- slow or inaccurate reading, and/or poor reading comprehension.
A Psychological Evaluation is a way to quickly determine the nature and extent of emotional issues and concerns, help clarify diagnoses, determine abilities and limitations, and make decisions about coping abilities. A thorough psychological evaluation can also provide information needed to help develop an effective therapeutic treatment program or intervention plan, or determine appropriateness for certain programs.
Diagnostic Clarification Evaluations
A psychological evaluation may be required by a therapist or psychiatrist to help clarify a diagnosis as many psychological conditions have overlapping symptoms or may mimic each other, and may be complicated by life circumstances or experiences.
A psychological evaluation can help determine the exact nature of a psychological condition so that an effective treatment plan or intervention can be implemented. This will help ensure a successful therapy outcome or the most effective medication management of symptoms.
Areas of evaluation include the following:
- Behavioral Problems
- Social Problems
- Emotional Problems (Depression, Anxiety, Social Anxiety, etc.)
- Parent-Child Relational Problems
- Psychological Factors Associated with Medical Conditions
Insurance companies usually require a psychological evaluation prior to some surgeries to help determine emotional readiness. These surgeries are expensive, and research has shown that their success or failure rate depends heavily on psychological factors. To help with the best possible outcome of the surgery, it helps to identify any psychological barriers to success. The results of the presurgical evaluation can help determine if psychotherapy or a psychiatric consultation for medication is needed prior to having surgery, including but not limited to:
- Pain Management Procedures (e.g., Spinal Cord Stimulator Implantation, Spinal Fusion, Catheter Implantation)
- Bariatric Surgery
- Surrogate Parent Screening
- Cosmetic Surgery
Mental Health Requirement Evaluations
Diagnostic evaluations to help determine mental health appropriateness or requirements for a variety of government programs, such as the following:
- Katie Beckett Deeming Waiver
- SSI Applications
- Vocational Rehabilitation
Diagnostic evaluations conducted when an immigrant is seeking a waiver for citizenship for mental health reasons (e.g., PTSD, Depression, Anxiety, Parental Issues, Learning Disabilities and Cognitive Impairments), as well as in cases of political asylum, extreme hardship, or spousal abuse cases when psychological factors may be significant.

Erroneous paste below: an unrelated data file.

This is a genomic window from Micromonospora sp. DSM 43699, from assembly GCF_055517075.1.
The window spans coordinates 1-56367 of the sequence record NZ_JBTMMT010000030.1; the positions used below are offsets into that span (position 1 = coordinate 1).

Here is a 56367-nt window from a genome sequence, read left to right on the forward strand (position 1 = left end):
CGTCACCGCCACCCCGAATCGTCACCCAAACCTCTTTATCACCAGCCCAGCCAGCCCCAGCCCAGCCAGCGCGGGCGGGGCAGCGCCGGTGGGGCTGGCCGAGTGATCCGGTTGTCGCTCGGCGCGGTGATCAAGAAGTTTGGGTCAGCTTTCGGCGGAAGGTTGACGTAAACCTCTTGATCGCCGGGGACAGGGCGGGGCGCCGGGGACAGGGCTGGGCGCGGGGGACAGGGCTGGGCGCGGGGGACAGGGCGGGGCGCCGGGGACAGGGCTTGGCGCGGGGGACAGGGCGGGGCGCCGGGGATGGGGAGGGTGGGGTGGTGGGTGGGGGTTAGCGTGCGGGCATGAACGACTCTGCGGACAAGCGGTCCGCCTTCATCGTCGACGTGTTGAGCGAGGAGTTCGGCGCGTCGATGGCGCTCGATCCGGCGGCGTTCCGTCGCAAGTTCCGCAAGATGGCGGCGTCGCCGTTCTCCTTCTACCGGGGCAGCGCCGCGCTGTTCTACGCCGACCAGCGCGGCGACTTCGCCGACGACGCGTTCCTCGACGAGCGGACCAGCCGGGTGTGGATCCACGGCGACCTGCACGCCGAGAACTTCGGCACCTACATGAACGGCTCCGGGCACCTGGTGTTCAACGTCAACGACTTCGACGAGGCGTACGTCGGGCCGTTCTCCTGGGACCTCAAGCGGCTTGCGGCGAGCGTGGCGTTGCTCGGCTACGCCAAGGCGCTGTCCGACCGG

A psychoeducational evaluation is the process of using a combination of different tests, interviews, observations, and background information to help determine an individual’s preferred learning style, learning potential, and strengths and weaknesses. It is helpful when a student is struggling academically to help determine the nature of their difficulty in such areas as reading, writing, arithmetic, memory, attention, organization, time management, executive functions, processing speed, or learning new information. The evaluation is tailored to address the individual student’s learning challenges by uncovering the barriers to achieving their academic potential.
Specific Learning Disabilities
Difficulty learning and using acquired academic skills that negatively impact academic or work performance, specifically regarding:
Learning challenges and behavioral/emotional issues can be complex, and have many components that may impact the ability to acquire and apply knowledge. Information about how a student learns, and what their strengths and weaknesses are, will guide the development of the best treatment and intervention strategies.
The results from psychoeducational testing can help save time by avoiding ineffective interventions and costly tutoring programs, and help develop – when and where appropriate, and as allowed by the Individuals with Disabilities Education Act (IDEA) – recommendations about teaching approaches, remediation, accommodations, interventions, and compensatory techniques to increase a student’s ability to achieve to their potential.
Psychoeducational evaluations are frequently required for school interventions or accommodations at all school levels, including college, graduate school, law school, and medical school. The Georgia Board of Regents requires a psychoeducational evaluation must have been conducted within 3 years for college students to receive additional time for tests, tutoring, and other accommodations needed to optimize learning when a learning disability has been diagnosed. A psychoeducational evaluation may also be required for accommodations on standardized tests such as the SAT, ACT, GRE, GMAT, MCAT, LSAT, and AP exams.
Attention Deficit Hyperactivity Disorder / Attention Deficit Disorder (ADHD/ADD) –